Lately I’ve had to contend with (sweetly) the collective begging of bakers–for a cookie recipe, it seems. Not like there aren’t enough recipes in my new book, Baking Style: Art, Craft, Recipes, to satisfy Every Single Human Being Who Bakes for a while.So I’ve been cornered.
Here is a recipe you need, my joy of toffee cookies. The dough is made from classic baking staples–flour, baking soda, butter, brown sugar, an egg, vanilla extract and, for this baker, chopped milk chocolate-covered toffee candy. The last ingredient is, of course, considered basic material in my kitchen. The surprise component is 3 tablespoons of flaked coconut reduced to flecks in a food processor.
Follow the method by chilling the mixture for a little while, use a scoop to portion out the dough, bake the globs on sheets of non-stick aluminum foil, and the return will be a blissful yield. Now proceed into Cookie Baking Land.
Do you delight in The Crunch? What about The Crispy? Or The Oaty?
Right now, baking-wise, I’m a very oaty, nutty, seedy, and crunchy person. And, as usual, itching for coconut. So, the decision was made to join it all in caramelly clusters, with one self-imposed critical requirement–that the treat be batter-free, just a happy conspiracy of ingredients stuck together in a vanilla-seasoned mixture.
Inspired by trail mix, the clusters have been on my planning board for longer than a year. Over the last several months, I’ve made many, many types. As I chased my idea of a wonderfully crispy confection housing all kinds of things, a potpourri of results ensued–messy, crumbly lumps; too-sweet or too-bland nuggets; overly sticky clumps; impossible-to-bake-evenly mixtures (don’t ask). Finally, on the edge of the proverbial baking cliff, a midnight kitchen romp rewarded me with a recipe I’ll be making in many more years to come: a beautifully and deeply golden block of stuck-together components, ready to break up into small and rugged pieces. For my winter birthday (not too long ago), this crunch ruled (among other goodies).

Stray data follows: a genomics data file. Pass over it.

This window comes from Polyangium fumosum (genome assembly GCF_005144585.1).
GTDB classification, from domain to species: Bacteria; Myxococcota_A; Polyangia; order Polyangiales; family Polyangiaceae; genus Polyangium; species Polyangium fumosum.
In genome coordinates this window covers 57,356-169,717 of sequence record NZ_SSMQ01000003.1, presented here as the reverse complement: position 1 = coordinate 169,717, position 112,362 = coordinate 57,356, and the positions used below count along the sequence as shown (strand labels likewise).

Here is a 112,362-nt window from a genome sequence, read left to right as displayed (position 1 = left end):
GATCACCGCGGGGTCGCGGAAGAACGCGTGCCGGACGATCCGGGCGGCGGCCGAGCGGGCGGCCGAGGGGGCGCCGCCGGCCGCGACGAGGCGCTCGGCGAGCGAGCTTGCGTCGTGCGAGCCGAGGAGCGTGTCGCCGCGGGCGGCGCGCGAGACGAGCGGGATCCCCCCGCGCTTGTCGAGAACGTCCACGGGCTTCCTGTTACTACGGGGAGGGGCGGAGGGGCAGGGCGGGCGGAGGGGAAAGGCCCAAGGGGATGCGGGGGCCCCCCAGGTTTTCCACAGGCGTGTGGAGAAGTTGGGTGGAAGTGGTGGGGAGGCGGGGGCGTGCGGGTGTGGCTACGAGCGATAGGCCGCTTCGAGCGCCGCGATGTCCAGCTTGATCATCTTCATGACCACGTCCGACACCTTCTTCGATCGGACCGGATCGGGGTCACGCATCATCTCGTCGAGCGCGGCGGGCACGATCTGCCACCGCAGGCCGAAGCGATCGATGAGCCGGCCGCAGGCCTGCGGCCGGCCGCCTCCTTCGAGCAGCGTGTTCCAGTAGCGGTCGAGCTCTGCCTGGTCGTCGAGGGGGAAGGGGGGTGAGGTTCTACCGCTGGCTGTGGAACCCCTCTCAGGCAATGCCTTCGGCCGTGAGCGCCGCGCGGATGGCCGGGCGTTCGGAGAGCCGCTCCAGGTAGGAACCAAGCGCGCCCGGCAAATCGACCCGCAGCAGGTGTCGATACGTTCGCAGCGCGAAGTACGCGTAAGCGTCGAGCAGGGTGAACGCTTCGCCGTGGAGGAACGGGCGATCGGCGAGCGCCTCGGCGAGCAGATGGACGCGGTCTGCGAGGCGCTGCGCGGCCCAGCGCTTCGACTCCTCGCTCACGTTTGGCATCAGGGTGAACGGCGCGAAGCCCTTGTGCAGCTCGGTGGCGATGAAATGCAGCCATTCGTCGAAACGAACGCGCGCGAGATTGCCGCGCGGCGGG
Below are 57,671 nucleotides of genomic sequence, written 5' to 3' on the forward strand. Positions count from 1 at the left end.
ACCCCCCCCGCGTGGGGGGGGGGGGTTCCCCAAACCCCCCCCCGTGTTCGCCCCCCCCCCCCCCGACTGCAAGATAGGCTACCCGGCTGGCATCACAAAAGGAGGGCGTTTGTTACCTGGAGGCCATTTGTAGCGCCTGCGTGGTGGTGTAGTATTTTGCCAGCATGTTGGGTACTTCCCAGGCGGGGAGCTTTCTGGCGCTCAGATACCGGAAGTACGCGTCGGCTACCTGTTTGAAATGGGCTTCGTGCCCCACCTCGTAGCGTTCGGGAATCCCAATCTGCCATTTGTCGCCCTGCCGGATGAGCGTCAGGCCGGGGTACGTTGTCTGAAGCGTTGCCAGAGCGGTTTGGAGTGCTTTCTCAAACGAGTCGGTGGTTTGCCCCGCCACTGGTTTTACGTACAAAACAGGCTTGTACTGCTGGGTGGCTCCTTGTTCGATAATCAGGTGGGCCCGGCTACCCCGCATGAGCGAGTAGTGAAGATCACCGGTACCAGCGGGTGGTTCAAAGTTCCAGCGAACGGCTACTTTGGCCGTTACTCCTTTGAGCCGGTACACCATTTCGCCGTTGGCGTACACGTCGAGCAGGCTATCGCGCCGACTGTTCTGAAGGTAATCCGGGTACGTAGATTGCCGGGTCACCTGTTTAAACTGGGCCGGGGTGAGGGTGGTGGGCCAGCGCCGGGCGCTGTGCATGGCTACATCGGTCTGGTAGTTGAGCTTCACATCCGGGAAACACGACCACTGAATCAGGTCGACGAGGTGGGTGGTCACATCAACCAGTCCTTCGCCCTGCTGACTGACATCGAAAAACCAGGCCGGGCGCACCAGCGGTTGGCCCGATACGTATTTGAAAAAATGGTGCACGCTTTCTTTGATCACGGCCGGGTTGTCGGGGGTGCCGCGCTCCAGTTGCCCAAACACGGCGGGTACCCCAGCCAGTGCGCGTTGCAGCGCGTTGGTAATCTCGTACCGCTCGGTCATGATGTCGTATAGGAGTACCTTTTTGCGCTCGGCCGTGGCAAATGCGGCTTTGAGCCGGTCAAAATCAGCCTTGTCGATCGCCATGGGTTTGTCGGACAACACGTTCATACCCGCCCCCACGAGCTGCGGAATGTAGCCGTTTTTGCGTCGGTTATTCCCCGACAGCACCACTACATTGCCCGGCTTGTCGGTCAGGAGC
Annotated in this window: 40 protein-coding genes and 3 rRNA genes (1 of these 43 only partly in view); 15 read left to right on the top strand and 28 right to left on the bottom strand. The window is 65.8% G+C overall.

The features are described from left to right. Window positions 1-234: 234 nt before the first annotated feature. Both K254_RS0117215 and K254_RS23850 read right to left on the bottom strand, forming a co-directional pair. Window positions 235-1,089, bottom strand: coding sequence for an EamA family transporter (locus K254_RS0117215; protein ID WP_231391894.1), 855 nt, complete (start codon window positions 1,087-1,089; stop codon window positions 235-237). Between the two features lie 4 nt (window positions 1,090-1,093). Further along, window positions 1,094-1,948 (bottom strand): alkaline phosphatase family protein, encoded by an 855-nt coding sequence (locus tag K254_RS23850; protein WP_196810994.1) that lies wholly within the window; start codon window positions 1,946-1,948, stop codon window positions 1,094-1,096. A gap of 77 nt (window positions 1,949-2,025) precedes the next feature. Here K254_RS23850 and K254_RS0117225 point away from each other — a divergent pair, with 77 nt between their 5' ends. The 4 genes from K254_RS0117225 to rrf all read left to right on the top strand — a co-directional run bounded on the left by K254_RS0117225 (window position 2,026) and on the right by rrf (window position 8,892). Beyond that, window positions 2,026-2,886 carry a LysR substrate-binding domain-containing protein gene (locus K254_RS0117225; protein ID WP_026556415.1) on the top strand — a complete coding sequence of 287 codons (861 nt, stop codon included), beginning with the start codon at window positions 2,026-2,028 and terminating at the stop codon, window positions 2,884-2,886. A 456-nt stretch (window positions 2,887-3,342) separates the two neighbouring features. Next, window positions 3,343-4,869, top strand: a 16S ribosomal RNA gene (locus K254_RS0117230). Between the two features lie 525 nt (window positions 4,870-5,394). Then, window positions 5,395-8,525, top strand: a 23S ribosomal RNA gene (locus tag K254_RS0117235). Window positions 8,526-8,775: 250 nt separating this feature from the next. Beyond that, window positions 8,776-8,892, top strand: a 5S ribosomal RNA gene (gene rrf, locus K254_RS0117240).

The Wine Lover’s Dessert Cookbook: Recipes and Pairings for the Perfect Glass of Wine, by Mary Cech and Jennie Schacht (San Francisco: Chronicle Books, 2005), $24.95
The flavors and ingredients of baked goods are explored and paired with dessert wines in this modern cookbook, as recipes include explanatory matches with dessert wines (noted within the all-important “making the match” section). For example, a lovely recipe for Cocoa Walnut Biscotti yields a fine batch of dipping cookies, ready to be mated with, say, an orange muscat, ruby port, or cream sherry. Who would argue with having cookies and a matching wine on the end table after dinner?
In all, the confections and their corresponding pours in The Wine Lover’s Dessert Cookbook provide interesting reading, in addition to nibbling-and-sipping (and all of you bakers out there will learn how to take the dessert course to the next and most elegant level). Specifically, the splendid sections on caramel, honey, and spice; dried fruits; nuts; and cream draw me in most of all for their luscious, thoughtful pairings.
Can you recommend recipes from your books to being to a pot luck dinner, family get-together, or neighboorhood party?